"Franken" as a prefix refers, intuitively, to "being cobbled together from pieces of several things, in a parallel to Frankenstein's Monster".

    Which makes sense. The monster is a striking visual that's become deeply ingrained into Western popular culture. There's nothing particularly notable about Frankenstein himself that the more generic term "mad scientist" doesn't cover. So there isn't a useful distinction to be made outside of discussing the original novel. (In which case, you should also give Frankenstein's creation his proper name: Adam.)

  21. David Morris said,

    October 30, 2012 @ 9:45 pm

    It's now "superstorm Sandy". (And the spellchecker doesn't like "superstorm".)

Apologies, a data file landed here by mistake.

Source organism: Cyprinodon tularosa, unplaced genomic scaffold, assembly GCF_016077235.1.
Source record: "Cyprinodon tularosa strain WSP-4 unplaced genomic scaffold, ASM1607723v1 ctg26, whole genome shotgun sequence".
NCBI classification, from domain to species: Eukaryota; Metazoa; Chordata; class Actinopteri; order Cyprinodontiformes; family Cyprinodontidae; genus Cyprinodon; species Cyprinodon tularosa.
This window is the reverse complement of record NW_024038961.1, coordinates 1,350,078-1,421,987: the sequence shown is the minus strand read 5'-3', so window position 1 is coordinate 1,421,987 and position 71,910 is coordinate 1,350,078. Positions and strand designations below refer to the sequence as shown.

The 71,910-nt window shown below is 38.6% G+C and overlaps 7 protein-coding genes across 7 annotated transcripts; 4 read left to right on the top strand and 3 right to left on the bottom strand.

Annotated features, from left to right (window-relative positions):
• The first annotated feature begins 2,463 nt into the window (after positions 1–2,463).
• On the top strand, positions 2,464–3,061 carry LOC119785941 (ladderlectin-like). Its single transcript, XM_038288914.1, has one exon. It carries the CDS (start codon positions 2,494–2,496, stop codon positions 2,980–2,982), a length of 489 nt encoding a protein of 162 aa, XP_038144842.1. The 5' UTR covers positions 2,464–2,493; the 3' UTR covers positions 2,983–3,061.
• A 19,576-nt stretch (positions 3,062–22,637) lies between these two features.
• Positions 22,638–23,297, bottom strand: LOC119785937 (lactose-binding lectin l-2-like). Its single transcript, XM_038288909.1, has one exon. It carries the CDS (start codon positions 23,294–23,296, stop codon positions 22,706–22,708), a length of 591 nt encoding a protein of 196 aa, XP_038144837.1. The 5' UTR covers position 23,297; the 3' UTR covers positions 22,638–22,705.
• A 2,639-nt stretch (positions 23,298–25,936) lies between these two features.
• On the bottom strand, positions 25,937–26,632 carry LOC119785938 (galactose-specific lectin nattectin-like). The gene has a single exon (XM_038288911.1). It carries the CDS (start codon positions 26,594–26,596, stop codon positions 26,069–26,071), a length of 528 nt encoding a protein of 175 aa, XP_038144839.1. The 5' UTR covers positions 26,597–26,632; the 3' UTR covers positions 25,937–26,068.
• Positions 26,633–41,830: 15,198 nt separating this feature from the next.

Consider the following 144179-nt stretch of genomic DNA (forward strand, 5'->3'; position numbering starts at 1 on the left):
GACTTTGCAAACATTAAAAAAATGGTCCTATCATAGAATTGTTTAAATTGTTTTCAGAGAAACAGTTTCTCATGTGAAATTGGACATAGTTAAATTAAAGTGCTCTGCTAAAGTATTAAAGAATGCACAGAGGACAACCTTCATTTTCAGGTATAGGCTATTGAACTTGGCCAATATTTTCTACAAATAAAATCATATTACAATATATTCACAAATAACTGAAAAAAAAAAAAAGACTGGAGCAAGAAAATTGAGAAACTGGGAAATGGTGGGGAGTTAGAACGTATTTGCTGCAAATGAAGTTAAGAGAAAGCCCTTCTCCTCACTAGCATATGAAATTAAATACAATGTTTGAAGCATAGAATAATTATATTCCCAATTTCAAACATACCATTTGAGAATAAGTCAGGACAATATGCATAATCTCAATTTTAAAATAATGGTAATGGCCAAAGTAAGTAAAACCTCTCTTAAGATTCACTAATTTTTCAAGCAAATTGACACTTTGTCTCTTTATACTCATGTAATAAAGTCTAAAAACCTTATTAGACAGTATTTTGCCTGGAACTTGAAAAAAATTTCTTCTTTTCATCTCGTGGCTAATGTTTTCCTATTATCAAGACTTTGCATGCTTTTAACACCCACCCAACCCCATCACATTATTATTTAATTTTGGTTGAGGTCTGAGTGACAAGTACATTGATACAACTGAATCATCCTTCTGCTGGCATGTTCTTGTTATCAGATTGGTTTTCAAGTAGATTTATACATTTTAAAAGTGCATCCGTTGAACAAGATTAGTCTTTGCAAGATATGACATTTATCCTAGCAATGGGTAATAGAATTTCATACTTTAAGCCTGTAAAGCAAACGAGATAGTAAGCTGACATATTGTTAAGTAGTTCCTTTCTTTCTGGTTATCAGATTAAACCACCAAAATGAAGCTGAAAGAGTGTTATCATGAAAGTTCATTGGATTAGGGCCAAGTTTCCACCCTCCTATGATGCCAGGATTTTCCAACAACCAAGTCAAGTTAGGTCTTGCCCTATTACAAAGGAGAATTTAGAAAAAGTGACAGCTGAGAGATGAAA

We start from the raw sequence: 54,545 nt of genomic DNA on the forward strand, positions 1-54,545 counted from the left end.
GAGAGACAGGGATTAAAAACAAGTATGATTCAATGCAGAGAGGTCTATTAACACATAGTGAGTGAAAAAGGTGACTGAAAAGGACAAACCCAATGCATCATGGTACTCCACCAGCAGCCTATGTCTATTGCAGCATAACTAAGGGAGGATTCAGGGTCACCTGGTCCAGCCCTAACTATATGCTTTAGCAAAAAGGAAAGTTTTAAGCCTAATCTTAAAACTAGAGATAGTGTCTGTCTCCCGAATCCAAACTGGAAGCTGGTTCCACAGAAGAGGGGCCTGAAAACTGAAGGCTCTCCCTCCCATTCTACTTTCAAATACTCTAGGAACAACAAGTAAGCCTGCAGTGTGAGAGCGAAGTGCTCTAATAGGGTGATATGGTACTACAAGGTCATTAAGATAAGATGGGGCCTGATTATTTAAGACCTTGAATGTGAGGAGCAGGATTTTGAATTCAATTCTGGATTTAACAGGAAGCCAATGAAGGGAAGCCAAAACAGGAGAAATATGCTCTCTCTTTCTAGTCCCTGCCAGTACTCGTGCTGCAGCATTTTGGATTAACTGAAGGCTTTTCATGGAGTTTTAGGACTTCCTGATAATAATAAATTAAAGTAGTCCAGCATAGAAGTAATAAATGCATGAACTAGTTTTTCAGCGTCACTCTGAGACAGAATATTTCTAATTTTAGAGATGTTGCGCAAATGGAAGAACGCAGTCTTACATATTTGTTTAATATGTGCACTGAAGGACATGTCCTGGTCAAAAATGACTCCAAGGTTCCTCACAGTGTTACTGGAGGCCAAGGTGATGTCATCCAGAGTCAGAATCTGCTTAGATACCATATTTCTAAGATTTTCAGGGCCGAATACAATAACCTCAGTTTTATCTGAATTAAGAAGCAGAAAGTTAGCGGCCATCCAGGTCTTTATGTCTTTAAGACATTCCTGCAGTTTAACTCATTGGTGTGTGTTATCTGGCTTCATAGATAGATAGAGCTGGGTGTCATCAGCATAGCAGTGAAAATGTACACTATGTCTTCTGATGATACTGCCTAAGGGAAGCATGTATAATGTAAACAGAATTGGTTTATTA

22. David Fried said,

    October 31, 2012 @ 5:26 pm

    My feeling from the beginning has been that "Hurricane Sandy" is already an unduly familiar nickname. "Hurricane Alexandra" is more respectful and better fits the storm's stately progress.

    And BTW, under the new conventions for naming hurricanes since men's names came in, is "Sandy" supposed to be male or female? Inquiring minds want to know. . .

    David "Franken" Fried

  23. David Fried said,

    October 31, 2012 @ 5:34 pm

    Uh, sorry. I see from the Atlantic magazine link supplied by John Roth that Sandy is indeed a girl. . .